In the New England Journal of Medicine, treatment of testicular cancer has been called one of the success stories of modern medicine, with sustained response to treatment in more than ninety percent of cases, regardless of stage. Because of advances in chemotherapy, cure rates now approach eighty five percent overall, with better than ninety five percent for localized disease and eighty percent for metastatic disease—the best response by any solid tumor.
Cannabinoids and Testicular Cancer
The use of cannabinoids in treating the side effects of cancer chemotherapy is more widely-studied than many other potential therapeutic applications, and a number of clinical studies have taken place investigating the use of THC and synthetic cannabinoids as anti-emetic agents. Two preparations have been licensed for use in clinical treatment either in the UK or elsewhere, including dronabinol (synthetic THC) and Nabilone (a novel synthetic cannabinoid).
Side effects of chemotherapy and wasting diseases: The powerful drugs used in cancer chemotherapy effectively kill reproducing cells, including both the malignant tumour cells and also, as a side effect, many cells continually reproducing such as hair follicle cells and those lining the gut, leading to severe nausea & vomiting. These side effects can be very severe and many patients find these difficult or impossible to tolerate, falling into a wasting syndrome through malnutrition brought on by a combination of reduced appetite and poor gastrointestinal efficiency, which can itself shorten life expectancy.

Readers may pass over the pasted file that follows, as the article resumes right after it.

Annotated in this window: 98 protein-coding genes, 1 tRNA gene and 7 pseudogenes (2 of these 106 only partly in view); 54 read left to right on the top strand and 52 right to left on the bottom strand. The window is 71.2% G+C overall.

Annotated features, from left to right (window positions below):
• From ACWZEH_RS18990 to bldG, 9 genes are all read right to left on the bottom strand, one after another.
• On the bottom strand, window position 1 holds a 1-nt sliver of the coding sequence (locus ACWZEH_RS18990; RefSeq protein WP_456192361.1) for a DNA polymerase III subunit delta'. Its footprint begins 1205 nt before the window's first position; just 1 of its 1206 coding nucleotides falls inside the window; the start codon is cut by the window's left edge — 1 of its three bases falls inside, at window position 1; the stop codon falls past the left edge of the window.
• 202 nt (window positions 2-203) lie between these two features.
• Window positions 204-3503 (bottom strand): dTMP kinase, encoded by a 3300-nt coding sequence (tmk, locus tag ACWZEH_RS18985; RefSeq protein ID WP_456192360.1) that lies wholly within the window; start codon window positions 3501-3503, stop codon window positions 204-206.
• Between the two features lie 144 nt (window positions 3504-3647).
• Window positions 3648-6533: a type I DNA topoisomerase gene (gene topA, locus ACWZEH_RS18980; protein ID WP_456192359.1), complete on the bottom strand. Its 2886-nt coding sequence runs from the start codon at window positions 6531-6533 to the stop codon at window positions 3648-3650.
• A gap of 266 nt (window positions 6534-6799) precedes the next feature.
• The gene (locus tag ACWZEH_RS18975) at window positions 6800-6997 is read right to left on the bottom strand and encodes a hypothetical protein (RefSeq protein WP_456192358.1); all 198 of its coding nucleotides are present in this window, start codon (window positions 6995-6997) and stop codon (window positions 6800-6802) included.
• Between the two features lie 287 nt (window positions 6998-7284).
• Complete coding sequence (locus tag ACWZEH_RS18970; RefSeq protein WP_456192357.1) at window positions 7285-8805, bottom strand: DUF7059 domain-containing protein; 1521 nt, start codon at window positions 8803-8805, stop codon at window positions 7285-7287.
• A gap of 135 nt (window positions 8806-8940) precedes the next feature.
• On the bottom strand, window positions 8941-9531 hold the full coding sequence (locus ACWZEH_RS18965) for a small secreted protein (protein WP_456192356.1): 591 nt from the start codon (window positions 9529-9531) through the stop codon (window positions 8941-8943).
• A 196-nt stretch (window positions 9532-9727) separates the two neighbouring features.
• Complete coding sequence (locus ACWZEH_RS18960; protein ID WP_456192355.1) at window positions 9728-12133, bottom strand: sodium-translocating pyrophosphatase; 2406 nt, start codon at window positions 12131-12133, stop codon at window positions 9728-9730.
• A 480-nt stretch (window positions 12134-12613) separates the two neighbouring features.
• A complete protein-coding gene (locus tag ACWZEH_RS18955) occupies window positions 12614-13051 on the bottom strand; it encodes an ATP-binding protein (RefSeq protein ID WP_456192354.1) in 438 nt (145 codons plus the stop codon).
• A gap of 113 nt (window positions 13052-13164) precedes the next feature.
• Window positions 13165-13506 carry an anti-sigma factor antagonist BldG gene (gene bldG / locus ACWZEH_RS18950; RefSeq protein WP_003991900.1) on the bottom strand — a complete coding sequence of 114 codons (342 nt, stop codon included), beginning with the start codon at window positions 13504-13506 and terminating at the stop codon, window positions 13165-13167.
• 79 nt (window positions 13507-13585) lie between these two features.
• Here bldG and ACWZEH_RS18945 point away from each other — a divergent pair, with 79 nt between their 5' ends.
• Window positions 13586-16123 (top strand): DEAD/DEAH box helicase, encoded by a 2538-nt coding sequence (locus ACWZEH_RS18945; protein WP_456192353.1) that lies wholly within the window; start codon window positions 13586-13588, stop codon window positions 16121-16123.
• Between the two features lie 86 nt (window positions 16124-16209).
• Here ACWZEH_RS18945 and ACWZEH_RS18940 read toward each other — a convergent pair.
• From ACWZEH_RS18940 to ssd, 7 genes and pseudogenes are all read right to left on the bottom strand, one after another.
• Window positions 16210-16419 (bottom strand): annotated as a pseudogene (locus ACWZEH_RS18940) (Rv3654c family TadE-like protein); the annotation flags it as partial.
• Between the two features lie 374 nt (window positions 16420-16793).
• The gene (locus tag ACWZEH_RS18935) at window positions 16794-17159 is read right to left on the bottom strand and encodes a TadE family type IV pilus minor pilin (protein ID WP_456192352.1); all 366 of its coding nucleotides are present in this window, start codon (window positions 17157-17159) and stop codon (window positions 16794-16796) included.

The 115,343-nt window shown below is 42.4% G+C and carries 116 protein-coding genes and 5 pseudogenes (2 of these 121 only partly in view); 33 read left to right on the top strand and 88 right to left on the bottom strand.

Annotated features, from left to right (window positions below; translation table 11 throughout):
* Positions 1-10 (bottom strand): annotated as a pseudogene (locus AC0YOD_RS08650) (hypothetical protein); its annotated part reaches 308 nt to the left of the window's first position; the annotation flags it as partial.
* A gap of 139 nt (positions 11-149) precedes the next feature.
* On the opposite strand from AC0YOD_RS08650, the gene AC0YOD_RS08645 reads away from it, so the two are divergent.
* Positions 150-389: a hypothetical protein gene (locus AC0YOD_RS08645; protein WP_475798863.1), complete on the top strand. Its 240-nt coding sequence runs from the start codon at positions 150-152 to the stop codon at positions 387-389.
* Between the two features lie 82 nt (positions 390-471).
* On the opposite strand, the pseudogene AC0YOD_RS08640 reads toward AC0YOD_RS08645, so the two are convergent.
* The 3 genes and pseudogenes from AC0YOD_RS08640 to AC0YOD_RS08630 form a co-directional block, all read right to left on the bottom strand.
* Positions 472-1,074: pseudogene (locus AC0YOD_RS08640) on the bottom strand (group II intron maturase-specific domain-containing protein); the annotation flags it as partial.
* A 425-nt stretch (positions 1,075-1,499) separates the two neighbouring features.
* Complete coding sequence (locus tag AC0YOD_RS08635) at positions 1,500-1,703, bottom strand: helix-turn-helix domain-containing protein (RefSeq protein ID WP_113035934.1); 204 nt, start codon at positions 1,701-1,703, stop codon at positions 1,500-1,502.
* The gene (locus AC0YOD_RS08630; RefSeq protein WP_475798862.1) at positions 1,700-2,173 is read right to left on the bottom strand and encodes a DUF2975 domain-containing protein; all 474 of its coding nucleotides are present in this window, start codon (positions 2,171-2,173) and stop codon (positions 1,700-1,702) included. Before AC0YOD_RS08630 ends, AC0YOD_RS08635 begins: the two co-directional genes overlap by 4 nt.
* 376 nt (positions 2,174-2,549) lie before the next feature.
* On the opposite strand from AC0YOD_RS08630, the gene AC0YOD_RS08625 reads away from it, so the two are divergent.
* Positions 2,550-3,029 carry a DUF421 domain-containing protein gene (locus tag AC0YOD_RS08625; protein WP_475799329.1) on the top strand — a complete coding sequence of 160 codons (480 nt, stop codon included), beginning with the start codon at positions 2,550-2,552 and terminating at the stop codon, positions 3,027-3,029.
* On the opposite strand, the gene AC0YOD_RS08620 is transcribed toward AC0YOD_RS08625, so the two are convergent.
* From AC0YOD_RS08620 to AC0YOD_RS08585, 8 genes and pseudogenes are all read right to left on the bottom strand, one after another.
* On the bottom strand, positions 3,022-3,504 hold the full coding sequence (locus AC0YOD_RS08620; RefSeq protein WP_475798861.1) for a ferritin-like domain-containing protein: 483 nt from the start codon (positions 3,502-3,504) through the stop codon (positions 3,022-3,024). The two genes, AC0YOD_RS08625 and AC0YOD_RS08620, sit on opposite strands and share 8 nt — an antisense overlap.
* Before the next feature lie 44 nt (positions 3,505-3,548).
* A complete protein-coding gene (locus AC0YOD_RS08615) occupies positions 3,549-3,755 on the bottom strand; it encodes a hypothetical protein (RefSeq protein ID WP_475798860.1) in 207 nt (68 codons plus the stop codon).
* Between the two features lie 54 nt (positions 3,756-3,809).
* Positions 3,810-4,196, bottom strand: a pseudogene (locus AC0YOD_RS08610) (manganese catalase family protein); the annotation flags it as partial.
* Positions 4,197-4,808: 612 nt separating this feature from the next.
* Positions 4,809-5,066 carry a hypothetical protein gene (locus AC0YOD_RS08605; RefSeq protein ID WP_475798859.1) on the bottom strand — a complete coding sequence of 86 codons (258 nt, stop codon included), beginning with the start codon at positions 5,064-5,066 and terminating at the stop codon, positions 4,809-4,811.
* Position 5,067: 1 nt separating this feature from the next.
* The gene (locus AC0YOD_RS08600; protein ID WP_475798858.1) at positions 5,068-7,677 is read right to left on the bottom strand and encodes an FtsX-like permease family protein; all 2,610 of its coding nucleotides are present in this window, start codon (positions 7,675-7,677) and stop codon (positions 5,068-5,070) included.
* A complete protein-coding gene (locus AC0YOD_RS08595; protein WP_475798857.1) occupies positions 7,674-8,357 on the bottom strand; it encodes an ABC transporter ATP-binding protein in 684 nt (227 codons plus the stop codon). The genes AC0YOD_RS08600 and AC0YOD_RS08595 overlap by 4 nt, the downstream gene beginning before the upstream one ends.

There is variation between the effects of different anti-cancer drugs. Cisplatin, one of the most effective chemotherapy agents, induces vomiting in over 99% of patients not taking an antiemetic, with around 10 vomiting episodes per dose, although methotrexate causes emesis in under 10% of patients .
The main beneficial effects reported from use of cannabinoids are a reduction in the incidence and severity of nausea and vomiting (emesis), and stimulation of appetite, together reducing the severity of cachexia – wasting syndrome – in patients receiving chemotherapy treatment.
Studies involving natural cannabis: Vinciguerra et al studied 56 cancer patients unresponsive to conventional antiemetic agents, who were asked to rate the effectiveness of marijuana compared to prior chemotherapy cycles. Smoked marijuana was rated as “moderately effective” or “highly effective” by 78% of patients. The authors concluded that marijuana had antiemetic efficacy, but no control group was used and the patient population varied with respect to prior marijuana use or THC therapy.